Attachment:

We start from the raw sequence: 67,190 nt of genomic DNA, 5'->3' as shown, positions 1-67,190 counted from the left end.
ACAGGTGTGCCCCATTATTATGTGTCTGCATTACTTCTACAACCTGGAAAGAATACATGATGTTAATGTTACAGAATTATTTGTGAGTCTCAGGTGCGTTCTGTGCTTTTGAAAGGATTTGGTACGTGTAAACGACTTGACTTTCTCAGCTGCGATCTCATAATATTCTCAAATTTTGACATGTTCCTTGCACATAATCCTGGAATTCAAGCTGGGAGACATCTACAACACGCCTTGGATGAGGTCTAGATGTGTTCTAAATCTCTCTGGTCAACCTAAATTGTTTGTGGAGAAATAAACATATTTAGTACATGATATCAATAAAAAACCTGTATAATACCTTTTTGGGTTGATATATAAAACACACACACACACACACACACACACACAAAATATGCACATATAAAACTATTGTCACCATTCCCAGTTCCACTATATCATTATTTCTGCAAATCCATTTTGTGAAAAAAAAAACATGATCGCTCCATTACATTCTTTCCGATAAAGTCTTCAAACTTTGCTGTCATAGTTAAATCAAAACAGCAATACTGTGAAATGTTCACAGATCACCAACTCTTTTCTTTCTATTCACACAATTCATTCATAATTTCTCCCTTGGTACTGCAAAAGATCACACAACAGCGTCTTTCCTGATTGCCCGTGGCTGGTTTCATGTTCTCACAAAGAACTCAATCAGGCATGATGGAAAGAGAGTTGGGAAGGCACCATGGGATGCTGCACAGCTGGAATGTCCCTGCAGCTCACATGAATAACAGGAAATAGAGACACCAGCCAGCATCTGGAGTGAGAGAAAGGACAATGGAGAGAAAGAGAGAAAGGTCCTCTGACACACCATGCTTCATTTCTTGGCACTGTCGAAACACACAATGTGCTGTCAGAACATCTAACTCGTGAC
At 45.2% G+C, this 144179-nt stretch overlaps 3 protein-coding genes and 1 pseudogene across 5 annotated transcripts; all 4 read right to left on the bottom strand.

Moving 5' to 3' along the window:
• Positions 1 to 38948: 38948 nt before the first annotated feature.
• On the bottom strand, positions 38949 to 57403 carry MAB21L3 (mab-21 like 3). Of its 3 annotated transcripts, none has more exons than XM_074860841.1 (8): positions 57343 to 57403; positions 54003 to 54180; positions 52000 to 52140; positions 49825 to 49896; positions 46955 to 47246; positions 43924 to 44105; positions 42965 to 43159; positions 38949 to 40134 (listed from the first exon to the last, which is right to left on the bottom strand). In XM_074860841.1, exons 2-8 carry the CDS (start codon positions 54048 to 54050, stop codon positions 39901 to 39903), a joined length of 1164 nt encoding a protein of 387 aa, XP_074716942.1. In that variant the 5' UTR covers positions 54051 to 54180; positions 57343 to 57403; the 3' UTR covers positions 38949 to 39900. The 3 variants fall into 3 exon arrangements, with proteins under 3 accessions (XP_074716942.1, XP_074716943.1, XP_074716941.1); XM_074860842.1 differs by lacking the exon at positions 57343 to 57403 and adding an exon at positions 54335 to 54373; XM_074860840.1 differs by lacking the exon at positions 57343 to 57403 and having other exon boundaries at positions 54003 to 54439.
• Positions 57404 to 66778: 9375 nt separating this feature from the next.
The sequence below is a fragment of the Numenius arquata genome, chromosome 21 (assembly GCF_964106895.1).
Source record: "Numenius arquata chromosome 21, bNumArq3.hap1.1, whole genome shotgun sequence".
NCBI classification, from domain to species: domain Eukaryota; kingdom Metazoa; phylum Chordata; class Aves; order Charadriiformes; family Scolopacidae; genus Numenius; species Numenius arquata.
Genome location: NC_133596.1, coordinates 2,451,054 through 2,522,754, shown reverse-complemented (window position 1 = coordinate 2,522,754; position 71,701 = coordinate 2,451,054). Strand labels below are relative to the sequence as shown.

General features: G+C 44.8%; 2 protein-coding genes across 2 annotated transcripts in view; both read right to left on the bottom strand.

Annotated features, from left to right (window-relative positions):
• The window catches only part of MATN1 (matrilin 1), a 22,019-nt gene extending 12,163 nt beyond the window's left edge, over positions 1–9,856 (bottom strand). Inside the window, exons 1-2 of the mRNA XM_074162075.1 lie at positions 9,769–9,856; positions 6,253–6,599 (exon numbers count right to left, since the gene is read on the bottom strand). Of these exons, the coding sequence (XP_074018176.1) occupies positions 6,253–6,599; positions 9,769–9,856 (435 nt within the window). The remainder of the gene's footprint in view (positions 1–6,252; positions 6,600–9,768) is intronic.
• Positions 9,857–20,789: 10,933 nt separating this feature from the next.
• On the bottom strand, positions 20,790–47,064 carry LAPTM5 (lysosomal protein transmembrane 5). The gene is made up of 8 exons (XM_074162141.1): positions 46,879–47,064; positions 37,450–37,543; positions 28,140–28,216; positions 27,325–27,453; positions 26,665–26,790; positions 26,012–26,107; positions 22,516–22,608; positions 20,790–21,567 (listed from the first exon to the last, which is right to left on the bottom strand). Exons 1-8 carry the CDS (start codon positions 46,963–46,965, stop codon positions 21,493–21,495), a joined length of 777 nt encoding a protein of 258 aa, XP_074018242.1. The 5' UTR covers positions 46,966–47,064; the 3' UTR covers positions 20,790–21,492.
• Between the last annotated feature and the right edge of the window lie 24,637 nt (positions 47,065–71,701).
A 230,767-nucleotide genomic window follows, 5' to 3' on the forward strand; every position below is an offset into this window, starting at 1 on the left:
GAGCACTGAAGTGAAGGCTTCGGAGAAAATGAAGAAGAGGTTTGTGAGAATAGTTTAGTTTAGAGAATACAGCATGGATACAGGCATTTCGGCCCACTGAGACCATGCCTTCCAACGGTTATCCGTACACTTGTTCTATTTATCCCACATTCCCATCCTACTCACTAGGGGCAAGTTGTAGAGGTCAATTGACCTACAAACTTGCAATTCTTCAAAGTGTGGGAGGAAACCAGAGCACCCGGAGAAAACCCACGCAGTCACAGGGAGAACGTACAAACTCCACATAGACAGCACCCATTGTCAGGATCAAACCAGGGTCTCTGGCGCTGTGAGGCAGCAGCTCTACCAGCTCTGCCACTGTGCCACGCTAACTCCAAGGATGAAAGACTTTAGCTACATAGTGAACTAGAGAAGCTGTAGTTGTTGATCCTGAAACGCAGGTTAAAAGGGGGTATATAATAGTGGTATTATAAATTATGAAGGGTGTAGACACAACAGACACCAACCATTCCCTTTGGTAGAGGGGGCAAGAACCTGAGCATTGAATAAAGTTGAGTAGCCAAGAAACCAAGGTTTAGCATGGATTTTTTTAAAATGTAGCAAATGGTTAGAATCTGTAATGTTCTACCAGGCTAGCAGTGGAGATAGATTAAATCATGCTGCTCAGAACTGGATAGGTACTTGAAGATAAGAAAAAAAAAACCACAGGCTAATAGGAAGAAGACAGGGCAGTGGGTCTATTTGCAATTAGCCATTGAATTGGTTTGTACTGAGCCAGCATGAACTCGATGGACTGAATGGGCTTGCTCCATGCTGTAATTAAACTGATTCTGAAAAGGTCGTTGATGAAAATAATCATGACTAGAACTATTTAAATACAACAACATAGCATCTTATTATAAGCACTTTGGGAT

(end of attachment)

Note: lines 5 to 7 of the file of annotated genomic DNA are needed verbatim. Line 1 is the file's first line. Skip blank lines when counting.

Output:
• Positions 1 to 38948: 38948 nt before the first annotated feature.
• On the bottom strand, positions 38949 to 57403 carry MAB21L3 (mab-21 like 3). Of its 3 annotated transcripts, none has more exons than XM_074860841.1 (8): positions 57343 to 57403; positions 54003 to 54180; positions 52000 to 52140; positions 49825 to 49896; positions 46955 to 47246; positions 43924 to 44105; positions 42965 to 43159; positions 38949 to 40134 (listed from the first exon to the last, which is right to left on the bottom strand). In XM_074860841.1, exons 2-8 carry the CDS (start codon positions 54048 to 54050, stop codon positions 39901 to 39903), a joined length of 1164 nt encoding a protein of 387 aa, XP_074716942.1. In that variant the 5' UTR covers positions 54051 to 54180; positions 57343 to 57403; the 3' UTR covers positions 38949 to 39900. The 3 variants fall into 3 exon arrangements, with proteins under 3 accessions (XP_074716942.1, XP_074716943.1, XP_074716941.1); XM_074860842.1 differs by lacking the exon at positions 57343 to 57403 and adding an exon at positions 54335 to 54373; XM_074860840.1 differs by lacking the exon at positions 57343 to 57403 and having other exon boundaries at positions 54003 to 54439.
• Positions 57404 to 66778: 9375 nt separating this feature from the next.